Reconnecting to a wireless network on a new computer can be made easier with a wireless network profile. Every time you connect to a new wireless network, Windows creates a profile that contains details of the connection.
Fortunately, you can easily create a backup of this profile, ready to be restored on your new computer or whenever you might need it. Here’s how to use the Command Prompt tool and the netsh command to back up and then restore a wireless network profile on a Windows PC.
What Is a Wireless Network Profile?
Windows keeps track of every setting you change, all software you add, and the configurations of all of your PC components. This is why you, thankfully, don’t need to set up your computer from scratch each time you boot up.
The configuration of your wireless network adaptor is no different. Windows keeps a record of any new connection to a wireless network in a profile, which can be exported as an .XML file
Each network profile contains the network name (SSID) and network key (password) of the wireless network you connect to, as well as any security details such as the type of encryption used. You can learn about wireless security in our guide to Wi-Fi encryption.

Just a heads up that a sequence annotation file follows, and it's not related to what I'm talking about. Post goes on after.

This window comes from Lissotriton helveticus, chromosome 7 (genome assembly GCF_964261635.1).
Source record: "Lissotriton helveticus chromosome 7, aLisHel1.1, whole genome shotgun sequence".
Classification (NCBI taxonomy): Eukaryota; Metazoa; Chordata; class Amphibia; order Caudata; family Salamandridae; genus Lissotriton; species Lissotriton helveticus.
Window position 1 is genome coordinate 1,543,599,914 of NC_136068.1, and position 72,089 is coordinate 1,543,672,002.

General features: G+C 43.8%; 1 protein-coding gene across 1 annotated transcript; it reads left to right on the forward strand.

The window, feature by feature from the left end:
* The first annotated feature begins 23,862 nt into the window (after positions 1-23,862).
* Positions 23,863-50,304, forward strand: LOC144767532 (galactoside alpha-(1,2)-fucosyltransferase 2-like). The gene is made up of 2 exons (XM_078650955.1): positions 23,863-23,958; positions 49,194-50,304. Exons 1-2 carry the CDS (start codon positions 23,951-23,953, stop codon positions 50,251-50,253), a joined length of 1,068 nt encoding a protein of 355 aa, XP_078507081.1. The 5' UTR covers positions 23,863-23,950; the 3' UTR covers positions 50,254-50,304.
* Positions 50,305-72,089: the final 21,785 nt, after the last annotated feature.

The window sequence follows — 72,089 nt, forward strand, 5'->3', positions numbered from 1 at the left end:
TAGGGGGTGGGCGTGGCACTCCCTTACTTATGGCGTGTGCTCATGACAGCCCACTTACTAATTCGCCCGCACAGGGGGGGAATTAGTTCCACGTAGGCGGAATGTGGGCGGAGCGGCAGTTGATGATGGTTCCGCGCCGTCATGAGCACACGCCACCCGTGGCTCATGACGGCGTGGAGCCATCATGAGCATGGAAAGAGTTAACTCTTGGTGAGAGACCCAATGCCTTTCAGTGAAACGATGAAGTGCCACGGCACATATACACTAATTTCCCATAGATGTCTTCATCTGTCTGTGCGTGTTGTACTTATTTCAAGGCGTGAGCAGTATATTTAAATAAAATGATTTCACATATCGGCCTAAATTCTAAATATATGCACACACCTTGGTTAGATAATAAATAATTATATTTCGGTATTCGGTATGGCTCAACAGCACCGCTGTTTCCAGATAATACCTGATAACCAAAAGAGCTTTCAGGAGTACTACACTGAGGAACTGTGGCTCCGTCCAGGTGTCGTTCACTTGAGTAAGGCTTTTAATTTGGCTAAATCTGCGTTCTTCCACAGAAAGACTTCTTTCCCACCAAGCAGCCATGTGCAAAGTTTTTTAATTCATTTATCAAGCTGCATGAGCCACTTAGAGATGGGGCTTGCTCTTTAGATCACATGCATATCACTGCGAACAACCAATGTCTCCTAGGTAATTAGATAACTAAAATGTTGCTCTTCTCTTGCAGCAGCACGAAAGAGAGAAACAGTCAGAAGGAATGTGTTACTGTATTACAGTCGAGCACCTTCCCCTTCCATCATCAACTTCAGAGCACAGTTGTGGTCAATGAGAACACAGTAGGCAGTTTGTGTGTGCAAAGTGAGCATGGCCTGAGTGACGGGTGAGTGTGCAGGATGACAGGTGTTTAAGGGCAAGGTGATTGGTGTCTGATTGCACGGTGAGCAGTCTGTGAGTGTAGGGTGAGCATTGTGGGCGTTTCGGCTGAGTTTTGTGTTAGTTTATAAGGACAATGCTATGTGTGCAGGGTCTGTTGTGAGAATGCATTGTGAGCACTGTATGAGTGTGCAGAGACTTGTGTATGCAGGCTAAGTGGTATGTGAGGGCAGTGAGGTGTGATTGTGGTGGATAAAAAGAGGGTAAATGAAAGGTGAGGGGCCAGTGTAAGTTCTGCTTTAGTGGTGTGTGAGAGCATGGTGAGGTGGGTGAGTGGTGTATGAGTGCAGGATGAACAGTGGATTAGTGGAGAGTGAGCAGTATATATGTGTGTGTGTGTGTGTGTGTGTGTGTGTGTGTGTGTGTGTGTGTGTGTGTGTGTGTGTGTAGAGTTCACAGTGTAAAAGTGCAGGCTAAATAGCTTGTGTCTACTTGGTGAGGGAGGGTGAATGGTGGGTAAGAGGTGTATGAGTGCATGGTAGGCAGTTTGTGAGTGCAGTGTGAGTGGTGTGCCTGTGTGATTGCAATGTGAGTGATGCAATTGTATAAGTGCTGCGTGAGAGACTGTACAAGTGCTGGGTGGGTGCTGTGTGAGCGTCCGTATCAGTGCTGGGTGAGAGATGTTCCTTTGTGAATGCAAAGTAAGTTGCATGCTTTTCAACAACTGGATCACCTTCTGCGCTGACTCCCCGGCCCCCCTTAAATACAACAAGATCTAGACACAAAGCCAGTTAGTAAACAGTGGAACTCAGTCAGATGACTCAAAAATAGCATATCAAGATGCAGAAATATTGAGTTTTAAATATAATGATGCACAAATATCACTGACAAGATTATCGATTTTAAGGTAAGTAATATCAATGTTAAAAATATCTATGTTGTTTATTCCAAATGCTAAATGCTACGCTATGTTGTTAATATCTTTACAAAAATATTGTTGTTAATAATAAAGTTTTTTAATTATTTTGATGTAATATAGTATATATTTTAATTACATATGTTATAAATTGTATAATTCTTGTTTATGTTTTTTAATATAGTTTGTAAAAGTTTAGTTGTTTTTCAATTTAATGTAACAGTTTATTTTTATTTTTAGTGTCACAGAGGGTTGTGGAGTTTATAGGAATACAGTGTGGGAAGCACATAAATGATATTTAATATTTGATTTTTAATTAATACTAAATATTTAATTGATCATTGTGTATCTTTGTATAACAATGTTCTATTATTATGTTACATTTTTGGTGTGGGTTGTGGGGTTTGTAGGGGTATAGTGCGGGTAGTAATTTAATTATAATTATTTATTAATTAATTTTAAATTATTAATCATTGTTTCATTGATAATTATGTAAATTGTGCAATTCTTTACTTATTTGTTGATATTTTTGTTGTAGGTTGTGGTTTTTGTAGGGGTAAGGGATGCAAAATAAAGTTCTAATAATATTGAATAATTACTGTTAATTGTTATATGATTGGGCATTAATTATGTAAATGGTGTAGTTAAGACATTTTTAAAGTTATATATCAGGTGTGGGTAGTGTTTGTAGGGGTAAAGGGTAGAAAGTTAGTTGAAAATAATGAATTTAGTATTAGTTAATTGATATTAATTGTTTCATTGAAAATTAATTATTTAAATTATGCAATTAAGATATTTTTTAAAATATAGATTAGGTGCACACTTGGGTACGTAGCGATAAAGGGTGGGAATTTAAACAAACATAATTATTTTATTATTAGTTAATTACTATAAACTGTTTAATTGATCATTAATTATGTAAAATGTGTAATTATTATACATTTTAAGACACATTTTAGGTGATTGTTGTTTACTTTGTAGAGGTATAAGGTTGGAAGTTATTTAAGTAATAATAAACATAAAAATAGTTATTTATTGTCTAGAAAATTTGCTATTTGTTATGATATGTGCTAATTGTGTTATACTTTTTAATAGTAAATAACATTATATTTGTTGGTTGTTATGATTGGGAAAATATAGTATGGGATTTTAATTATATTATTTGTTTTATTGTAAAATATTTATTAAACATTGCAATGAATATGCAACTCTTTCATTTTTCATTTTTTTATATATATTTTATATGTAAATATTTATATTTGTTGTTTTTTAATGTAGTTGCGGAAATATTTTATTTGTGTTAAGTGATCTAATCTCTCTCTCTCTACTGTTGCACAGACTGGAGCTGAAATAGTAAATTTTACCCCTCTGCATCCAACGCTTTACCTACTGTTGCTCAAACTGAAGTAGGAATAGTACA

How to Back Up Your Network Profile Using Command Prompt
There are several network utilities available to download that can be used to save and restore wireless network profiles. Many of them are just graphical representations of the built-in Windows netsh tool.
As long as you know the commands you need to use, you can access netsh using the Command Prompt tool. No need to install any other software.
- Open Windows Search and type cmd. Open Command Prompt from the search results.
- To see the available wireless profiles, type netsh wlan show profiles. If you already know the name of the profile you want to save, you can skip this step.
- To export all the available profiles, enter the following command: netsh wlan export profile key=clear folder=[folder path]. Where you see [folder path], enter the path to the folder on your computer where you want the profiles saved, without the square brackets. As an example, ours is C:\Users\pug19\Desktop.
- The profiles will then be saved to the stated folder as separate .xml files. If you want to only save one profile, you can name it in the command. For example: netsh wlan export profile [profile name] key=clear folder=[folder path].
The inclusion of the key=clear argument in the command makes the password visible as plain text in the .XML files. This is obviously not very secure, but it is useful if you forget the password. The password will be encrypted if you leave this argument out.
You can now copy the profiles onto a removable drive to transfer them onto your new computer when needed. You can rename the files if you need to. Just be aware that you will need to use the exact file name in the command to restore the profile.
The netsh command is very useful for diagnosing networking problems. You can see another use for netsh in our guide to fixing Windows 11 Wi-Fi problems.